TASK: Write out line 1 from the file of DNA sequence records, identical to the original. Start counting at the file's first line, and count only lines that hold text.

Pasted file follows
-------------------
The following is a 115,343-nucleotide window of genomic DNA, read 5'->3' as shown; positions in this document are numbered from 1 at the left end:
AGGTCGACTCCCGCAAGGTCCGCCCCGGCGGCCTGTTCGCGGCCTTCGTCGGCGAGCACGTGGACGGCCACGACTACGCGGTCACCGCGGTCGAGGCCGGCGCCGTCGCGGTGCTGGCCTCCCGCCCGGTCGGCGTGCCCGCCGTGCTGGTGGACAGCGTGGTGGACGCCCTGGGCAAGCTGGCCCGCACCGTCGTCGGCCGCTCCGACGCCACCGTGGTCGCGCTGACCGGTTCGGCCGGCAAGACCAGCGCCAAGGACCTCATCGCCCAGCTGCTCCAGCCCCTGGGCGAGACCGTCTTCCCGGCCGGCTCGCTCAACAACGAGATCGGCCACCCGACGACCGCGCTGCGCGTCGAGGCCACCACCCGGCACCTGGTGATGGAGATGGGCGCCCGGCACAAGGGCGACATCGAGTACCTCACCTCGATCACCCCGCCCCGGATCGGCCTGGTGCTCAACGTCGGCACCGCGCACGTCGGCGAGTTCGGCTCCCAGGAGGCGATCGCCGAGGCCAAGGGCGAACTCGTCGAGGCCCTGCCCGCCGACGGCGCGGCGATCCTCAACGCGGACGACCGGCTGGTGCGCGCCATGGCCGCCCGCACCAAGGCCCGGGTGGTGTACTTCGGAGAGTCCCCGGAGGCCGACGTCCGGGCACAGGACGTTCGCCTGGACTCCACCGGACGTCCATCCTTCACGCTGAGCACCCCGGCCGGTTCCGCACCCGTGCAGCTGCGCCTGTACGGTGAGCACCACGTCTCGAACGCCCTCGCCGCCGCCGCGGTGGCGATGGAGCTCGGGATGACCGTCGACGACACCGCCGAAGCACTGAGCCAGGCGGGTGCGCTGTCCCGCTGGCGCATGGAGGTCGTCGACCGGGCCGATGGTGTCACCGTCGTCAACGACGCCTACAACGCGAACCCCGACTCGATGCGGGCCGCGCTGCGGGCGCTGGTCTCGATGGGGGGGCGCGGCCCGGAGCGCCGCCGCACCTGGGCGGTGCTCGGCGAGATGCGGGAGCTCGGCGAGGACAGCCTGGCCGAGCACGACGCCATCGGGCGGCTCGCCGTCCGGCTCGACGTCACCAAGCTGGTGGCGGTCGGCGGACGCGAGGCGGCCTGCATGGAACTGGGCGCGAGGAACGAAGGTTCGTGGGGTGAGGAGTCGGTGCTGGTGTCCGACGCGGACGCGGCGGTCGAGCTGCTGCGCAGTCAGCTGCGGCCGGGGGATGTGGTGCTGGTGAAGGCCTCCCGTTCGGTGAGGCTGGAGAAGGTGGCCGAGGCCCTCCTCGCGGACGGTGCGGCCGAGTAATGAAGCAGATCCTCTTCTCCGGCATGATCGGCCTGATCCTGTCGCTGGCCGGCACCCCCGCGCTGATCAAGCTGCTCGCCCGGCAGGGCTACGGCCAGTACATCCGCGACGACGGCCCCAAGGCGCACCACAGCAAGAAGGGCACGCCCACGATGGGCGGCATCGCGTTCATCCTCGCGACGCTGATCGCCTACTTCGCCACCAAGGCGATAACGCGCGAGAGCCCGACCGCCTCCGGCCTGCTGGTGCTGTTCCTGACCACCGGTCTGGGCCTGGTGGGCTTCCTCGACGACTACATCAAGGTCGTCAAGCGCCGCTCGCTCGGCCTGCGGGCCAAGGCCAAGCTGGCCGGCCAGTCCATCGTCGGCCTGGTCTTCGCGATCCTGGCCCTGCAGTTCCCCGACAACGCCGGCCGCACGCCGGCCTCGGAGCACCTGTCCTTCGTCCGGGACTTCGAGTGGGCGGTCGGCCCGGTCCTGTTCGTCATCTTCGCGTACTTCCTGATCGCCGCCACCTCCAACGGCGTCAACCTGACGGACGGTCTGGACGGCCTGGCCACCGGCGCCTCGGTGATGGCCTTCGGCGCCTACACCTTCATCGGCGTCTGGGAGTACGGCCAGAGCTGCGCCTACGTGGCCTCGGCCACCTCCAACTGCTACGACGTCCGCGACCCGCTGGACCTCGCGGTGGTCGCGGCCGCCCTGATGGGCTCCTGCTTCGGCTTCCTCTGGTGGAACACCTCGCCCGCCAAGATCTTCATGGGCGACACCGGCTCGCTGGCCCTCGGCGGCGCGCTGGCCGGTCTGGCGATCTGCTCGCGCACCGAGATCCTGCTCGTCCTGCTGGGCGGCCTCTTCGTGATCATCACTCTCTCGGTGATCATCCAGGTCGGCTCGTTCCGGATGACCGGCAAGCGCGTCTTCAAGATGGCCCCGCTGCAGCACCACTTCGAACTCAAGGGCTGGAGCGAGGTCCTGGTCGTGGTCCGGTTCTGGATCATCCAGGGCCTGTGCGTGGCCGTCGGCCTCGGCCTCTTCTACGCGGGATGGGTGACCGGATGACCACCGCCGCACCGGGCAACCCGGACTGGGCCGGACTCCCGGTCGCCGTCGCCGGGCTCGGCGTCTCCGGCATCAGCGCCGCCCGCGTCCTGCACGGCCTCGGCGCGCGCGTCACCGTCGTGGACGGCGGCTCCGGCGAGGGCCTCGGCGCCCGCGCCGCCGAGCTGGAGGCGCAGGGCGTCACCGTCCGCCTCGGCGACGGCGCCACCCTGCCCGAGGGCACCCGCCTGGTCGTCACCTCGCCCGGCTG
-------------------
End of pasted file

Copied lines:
The following is a 115,343-nucleotide window of genomic DNA, read 5'->3' as shown; positions in this document are numbered from 1 at the left end: